Ovarian Cysts

Do you have ovarian cysts? These cysts are usually inside the ovary; they vary in size, and are sacs that filled with fluid. A follicular cyst is the most common type which results from the growth of a follicle. Normally, follicular cysts dissolve on their own.

Ins and Outs of Ovarian Cysts

• They are sac-like structures that fluid-filled

• There are a multitude of reasons why they form

• They are painful

• They are usually diagnosed by an ultrasound

• Treatment can be as simple as observation and as radical as surgery

Most women never even know that they have a cyst they come and go without detection. But the most common symptom of cyst is pain in the stomach or pelvis. The pain can be the result of the cyst rupturing or growing and stretching, bleeding, or the twisting of the cyst around its supply of blood.

Diagnosis

The best way to detect an ovarian cyst is by a test called an ultrasound. It is painless, a probe is attached to video monitoring machine, and sound waves produce an image of the structures within the body. Your doctor will be able to see the cyst and determine what course of treatment should be taken.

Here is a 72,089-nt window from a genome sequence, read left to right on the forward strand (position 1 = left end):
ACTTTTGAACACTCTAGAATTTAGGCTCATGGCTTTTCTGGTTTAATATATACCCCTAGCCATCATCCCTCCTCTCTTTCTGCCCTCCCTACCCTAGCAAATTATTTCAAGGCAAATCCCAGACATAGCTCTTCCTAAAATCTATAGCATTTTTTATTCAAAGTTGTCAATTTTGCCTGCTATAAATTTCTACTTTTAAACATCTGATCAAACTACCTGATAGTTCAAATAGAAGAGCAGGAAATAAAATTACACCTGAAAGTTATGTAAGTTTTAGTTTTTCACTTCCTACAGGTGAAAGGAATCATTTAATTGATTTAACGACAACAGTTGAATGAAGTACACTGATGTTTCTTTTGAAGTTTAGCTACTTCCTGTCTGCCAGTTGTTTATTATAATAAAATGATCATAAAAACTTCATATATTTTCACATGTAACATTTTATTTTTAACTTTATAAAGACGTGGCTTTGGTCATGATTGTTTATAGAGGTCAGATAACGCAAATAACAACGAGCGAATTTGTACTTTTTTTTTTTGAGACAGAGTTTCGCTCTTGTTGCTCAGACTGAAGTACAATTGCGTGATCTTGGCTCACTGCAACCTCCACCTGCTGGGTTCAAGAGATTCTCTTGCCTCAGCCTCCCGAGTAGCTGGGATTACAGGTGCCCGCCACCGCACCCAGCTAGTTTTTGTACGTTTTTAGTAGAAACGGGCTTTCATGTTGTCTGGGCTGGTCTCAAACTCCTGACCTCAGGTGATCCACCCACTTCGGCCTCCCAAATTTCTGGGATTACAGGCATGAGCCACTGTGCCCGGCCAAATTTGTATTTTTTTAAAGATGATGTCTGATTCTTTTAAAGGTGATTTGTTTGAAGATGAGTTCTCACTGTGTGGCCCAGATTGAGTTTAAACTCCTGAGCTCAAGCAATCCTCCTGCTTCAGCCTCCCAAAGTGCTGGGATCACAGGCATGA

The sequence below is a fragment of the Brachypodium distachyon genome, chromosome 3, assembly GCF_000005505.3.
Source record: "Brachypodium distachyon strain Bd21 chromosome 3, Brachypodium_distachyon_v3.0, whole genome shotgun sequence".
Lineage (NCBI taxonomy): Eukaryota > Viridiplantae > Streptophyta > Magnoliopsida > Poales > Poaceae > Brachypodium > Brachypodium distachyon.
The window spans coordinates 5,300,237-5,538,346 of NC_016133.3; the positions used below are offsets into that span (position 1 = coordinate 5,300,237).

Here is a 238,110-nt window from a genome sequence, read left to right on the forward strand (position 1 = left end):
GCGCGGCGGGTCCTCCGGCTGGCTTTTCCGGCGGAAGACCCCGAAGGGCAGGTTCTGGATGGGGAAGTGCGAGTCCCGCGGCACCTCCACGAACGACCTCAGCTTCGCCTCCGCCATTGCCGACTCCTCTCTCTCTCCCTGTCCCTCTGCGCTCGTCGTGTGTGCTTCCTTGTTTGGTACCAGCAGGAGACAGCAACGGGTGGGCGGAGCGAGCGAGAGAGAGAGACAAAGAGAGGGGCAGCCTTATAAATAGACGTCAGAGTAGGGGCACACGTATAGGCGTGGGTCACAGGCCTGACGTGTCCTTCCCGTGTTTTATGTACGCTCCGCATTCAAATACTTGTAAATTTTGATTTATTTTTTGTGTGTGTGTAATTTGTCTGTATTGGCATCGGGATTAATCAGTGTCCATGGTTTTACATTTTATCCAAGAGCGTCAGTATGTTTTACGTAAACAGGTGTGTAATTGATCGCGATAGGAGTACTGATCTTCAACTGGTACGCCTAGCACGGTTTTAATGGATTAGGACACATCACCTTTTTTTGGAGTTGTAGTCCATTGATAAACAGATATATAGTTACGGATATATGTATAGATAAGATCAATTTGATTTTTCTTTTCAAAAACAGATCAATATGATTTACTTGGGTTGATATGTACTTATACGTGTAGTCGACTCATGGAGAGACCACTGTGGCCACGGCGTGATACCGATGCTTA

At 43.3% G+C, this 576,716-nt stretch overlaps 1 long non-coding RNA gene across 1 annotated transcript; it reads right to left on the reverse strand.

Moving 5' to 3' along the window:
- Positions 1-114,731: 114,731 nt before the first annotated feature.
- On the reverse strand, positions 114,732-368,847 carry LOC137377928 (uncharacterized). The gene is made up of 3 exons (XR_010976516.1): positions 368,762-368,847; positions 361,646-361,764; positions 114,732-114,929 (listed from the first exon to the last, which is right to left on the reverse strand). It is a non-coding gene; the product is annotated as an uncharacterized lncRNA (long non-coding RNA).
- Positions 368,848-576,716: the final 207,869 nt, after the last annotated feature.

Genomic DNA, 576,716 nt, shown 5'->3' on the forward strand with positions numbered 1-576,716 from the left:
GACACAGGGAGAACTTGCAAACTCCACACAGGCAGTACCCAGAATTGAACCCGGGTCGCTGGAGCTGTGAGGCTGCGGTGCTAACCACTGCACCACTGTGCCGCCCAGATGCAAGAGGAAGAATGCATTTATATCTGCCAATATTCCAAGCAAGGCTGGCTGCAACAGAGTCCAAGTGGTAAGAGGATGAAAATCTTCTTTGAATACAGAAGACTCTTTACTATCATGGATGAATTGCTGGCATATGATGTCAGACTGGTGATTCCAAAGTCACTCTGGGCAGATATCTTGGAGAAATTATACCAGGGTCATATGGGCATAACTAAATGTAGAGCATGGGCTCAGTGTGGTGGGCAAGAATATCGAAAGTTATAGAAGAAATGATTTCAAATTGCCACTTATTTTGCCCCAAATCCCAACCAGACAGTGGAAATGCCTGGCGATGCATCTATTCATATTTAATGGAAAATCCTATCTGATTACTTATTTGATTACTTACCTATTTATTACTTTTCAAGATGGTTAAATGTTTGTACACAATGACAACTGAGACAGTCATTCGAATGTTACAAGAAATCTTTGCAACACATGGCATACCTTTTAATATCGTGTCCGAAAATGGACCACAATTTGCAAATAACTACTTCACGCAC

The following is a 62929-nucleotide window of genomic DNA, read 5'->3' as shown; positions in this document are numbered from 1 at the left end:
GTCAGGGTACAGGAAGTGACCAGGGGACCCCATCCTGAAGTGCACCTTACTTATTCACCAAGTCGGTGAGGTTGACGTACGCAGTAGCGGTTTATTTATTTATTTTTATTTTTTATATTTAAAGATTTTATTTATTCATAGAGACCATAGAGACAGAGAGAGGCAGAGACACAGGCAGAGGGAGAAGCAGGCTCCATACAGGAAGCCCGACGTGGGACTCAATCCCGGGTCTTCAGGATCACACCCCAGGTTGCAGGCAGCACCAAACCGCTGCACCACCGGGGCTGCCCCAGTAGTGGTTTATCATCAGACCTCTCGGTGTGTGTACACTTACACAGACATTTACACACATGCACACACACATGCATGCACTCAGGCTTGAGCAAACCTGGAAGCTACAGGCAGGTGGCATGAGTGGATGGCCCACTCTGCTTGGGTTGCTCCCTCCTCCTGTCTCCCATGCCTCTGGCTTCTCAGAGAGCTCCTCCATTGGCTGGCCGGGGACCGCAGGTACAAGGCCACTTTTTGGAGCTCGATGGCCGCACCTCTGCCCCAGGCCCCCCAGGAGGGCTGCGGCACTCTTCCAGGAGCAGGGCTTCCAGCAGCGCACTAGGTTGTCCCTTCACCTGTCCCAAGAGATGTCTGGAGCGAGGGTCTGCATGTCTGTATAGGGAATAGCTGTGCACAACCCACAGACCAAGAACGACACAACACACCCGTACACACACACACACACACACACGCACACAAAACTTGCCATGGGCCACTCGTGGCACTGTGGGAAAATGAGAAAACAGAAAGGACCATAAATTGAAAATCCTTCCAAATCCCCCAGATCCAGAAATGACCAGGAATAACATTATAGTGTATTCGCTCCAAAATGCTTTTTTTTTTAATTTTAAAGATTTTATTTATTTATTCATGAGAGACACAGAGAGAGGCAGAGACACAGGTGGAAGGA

If a cyst looks like it's entirely a sac of fluid on the ultrasound then it is indicative of being benign, however if a cyst is a solid tissue mass it has a greater chance of being ovarian cancer.

A woman under 40 rarely has ovarian cancer. A cyst has a greater chance of being cancerous in women over 40. A blood test called a CA-125 can be used as a marker for ovarian cancer, it should be noted that it does not always represent ovarian cancer.

Treatment

If a woman can still have children and has a follicular cyst, the doctor will usually observe it for a few menstrual cycles because cysts are common, and ovarian cancer is rare in this age group. The main tool that determines treatment is an ultrasound. Treatment can consist of observation, it can include blood tests to determine if cancer is evident, or it the cyst can be removed laparoscopically or if necessary by a laparotomy if the cyst is causing severe pain without any signs of relief or if the there is cause for suspicion. Once the growth has been removed, it will be sent to a pathologist who will examine the tissue and give a final diagnosis for the cyst that's been removed.

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